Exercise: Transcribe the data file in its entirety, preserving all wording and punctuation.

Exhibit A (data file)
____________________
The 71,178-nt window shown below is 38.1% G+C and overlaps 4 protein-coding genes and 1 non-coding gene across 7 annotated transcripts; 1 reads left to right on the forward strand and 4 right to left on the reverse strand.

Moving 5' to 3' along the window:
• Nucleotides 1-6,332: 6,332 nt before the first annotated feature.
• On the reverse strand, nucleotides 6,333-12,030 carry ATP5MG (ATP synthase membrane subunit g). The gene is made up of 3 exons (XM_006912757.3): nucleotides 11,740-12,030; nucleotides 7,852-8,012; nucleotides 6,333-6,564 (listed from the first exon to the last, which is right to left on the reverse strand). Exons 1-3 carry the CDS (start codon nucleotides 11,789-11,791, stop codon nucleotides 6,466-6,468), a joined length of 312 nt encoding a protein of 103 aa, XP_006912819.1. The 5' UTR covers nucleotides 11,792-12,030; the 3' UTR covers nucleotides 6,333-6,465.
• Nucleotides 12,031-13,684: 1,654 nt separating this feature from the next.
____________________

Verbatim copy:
The 71,178-nt window shown below is 38.1% G+C and overlaps 4 protein-coding genes and 1 non-coding gene across 7 annotated transcripts; 1 reads left to right on the forward strand and 4 right to left on the reverse strand.

Moving 5' to 3' along the window:
• Nucleotides 1-6,332: 6,332 nt before the first annotated feature.
• On the reverse strand, nucleotides 6,333-12,030 carry ATP5MG (ATP synthase membrane subunit g). The gene is made up of 3 exons (XM_006912757.3): nucleotides 11,740-12,030; nucleotides 7,852-8,012; nucleotides 6,333-6,564 (listed from the first exon to the last, which is right to left on the reverse strand). Exons 1-3 carry the CDS (start codon nucleotides 11,789-11,791, stop codon nucleotides 6,466-6,468), a joined length of 312 nt encoding a protein of 103 aa, XP_006912819.1. The 5' UTR covers nucleotides 11,792-12,030; the 3' UTR covers nucleotides 6,333-6,465.
• Nucleotides 12,031-13,684: 1,654 nt separating this feature from the next.